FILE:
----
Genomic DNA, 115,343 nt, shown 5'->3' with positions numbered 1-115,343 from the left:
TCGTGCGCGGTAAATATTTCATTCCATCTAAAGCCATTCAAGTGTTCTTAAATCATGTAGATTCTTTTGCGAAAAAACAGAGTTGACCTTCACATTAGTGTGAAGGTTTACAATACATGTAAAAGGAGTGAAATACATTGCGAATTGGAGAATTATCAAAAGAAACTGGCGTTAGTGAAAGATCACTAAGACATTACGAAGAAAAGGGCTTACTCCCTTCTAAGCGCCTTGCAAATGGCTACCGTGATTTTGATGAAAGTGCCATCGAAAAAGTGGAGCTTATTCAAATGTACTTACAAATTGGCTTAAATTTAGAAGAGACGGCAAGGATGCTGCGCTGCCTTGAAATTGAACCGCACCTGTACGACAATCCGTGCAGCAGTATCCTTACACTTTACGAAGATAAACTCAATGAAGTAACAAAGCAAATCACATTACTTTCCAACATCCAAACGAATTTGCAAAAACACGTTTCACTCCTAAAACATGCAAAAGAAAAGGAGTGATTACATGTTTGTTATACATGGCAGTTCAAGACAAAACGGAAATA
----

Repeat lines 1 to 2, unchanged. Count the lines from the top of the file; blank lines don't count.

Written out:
Genomic DNA, 115,343 nt, shown 5'->3' with positions numbered 1-115,343 from the left:
TCGTGCGCGGTAAATATTTCATTCCATCTAAAGCCATTCAAGTGTTCTTAAATCATGTAGATTCTTTTGCGAAAAAACAGAGTTGACCTTCACATTAGTGTGAAGGTTTACAATACATGTAAAAGGAGTGAAATACATTGCGAATTGGAGAATTATCAAAAGAAACTGGCGTTAGTGAAAGATCACTAAGACATTACGAAGAAAAGGGCTTACTCCCTTCTAAGCGCCTTGCAAATGGCTACCGTGATTTTGATGAAAGTGCCATCGAAAAAGTGGAGCTTATTCAAATGTACTTACAAATTGGCTTAAATTTAGAAGAGACGGCAAGGATGCTGCGCTGCCTTGAAATTGAACCGCACCTGTACGACAATCCGTGCAGCAGTATCCTTACACTTTACGAAGATAAACTCAATGAAGTAACAAAGCAAATCACATTACTTTCCAACATCCAAACGAATTTGCAAAAACACGTTTCACTCCTAAAACATGCAAAAGAAAAGGAGTGATTACATGTTTGTTATACATGGCAGTTCAAGACAAAACGGAAATA